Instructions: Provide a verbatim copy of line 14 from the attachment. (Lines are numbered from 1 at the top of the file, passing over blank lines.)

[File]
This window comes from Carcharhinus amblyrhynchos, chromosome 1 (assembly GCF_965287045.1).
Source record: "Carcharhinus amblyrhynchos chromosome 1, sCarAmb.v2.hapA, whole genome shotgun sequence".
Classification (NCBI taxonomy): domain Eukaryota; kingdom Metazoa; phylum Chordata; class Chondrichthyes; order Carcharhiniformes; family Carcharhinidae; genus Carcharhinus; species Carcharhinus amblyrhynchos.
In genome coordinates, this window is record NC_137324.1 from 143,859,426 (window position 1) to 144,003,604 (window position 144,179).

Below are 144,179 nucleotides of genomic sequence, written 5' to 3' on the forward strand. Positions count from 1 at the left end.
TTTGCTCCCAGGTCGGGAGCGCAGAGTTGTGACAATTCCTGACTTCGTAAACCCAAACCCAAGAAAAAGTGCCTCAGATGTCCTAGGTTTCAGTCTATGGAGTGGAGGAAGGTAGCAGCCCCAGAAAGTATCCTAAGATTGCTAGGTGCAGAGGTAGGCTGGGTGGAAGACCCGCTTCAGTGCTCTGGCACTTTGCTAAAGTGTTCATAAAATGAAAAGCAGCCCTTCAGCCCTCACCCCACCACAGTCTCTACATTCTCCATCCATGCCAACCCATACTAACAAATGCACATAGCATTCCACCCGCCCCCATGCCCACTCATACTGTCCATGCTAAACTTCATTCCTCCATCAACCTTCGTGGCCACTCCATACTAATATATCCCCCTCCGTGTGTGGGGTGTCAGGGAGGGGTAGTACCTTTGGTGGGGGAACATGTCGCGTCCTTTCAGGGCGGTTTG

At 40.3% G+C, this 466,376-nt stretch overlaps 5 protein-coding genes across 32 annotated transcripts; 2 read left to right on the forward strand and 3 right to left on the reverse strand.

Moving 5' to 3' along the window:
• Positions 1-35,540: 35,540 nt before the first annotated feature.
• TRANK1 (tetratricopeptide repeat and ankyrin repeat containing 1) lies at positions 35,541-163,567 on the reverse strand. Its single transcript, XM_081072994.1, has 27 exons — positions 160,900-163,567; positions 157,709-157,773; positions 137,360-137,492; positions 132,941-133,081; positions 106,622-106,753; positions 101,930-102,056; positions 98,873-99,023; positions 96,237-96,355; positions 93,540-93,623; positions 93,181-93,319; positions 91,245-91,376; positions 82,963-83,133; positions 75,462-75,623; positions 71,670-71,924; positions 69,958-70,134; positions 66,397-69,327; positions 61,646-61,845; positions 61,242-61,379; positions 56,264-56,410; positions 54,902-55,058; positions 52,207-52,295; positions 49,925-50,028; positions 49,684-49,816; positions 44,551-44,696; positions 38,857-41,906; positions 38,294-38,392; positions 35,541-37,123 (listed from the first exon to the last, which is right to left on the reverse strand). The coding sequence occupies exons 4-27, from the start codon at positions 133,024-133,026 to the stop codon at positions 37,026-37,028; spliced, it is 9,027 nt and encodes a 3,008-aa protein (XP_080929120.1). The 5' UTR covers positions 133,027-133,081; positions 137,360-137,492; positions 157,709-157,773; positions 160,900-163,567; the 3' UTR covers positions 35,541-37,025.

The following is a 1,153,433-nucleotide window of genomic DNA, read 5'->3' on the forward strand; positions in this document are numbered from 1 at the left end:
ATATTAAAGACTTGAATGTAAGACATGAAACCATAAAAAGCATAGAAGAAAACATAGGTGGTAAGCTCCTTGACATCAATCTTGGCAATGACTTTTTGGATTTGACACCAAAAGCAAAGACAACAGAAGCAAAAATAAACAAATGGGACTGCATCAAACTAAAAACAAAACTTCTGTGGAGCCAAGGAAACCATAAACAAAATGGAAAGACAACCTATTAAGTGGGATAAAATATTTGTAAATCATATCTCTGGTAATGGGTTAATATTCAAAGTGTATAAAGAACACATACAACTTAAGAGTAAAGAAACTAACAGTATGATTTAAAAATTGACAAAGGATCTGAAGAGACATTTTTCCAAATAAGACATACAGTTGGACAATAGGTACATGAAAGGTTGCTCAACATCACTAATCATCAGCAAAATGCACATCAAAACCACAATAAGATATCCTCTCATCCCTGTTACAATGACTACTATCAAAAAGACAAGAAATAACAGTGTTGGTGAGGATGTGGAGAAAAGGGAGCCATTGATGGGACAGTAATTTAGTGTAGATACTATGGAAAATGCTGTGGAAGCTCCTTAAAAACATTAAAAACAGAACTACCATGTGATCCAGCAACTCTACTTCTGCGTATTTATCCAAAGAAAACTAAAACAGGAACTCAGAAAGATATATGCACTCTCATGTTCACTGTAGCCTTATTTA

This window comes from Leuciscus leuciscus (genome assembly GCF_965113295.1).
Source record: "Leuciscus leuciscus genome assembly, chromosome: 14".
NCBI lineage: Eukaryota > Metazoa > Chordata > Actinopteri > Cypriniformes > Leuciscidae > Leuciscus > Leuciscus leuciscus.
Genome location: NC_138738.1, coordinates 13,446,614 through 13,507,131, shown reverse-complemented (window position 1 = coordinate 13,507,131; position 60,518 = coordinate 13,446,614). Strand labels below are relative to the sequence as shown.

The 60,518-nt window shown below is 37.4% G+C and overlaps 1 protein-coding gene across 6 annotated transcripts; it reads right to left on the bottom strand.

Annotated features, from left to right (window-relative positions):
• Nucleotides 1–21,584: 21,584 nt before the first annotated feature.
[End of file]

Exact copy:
Source record: "Leuciscus leuciscus genome assembly, chromosome: 14".